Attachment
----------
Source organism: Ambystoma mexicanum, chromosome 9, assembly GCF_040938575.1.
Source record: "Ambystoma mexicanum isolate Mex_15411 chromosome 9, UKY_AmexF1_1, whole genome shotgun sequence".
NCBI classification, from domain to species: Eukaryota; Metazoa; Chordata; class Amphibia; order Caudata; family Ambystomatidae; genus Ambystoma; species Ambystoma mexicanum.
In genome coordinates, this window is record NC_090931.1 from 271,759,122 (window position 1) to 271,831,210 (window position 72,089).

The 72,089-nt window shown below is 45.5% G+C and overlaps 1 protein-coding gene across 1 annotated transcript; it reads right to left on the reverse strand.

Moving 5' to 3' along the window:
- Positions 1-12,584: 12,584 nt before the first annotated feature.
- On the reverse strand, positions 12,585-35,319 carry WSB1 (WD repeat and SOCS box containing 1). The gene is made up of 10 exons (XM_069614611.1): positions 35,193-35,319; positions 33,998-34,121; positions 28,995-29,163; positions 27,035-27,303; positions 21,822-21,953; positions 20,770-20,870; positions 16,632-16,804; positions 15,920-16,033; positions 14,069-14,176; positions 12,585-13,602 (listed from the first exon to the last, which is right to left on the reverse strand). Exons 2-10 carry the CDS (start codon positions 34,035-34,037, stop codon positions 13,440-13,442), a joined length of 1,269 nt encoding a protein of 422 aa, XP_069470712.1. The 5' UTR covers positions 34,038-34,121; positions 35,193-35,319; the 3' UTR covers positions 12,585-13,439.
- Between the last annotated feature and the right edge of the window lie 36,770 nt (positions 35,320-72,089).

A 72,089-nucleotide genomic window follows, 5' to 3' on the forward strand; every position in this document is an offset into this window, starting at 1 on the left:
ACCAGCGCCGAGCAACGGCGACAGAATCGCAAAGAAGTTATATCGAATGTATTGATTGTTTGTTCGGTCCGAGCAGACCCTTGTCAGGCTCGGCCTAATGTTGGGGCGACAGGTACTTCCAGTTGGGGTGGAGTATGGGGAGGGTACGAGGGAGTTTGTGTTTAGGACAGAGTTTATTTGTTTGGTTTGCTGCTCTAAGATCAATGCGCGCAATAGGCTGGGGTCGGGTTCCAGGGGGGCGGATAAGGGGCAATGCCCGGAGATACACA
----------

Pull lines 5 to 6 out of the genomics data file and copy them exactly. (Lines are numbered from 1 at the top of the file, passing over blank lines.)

The 72,089-nt window shown below is 45.5% G+C and overlaps 1 protein-coding gene across 1 annotated transcript; it reads right to left on the reverse strand.

Moving 5' to 3' along the window: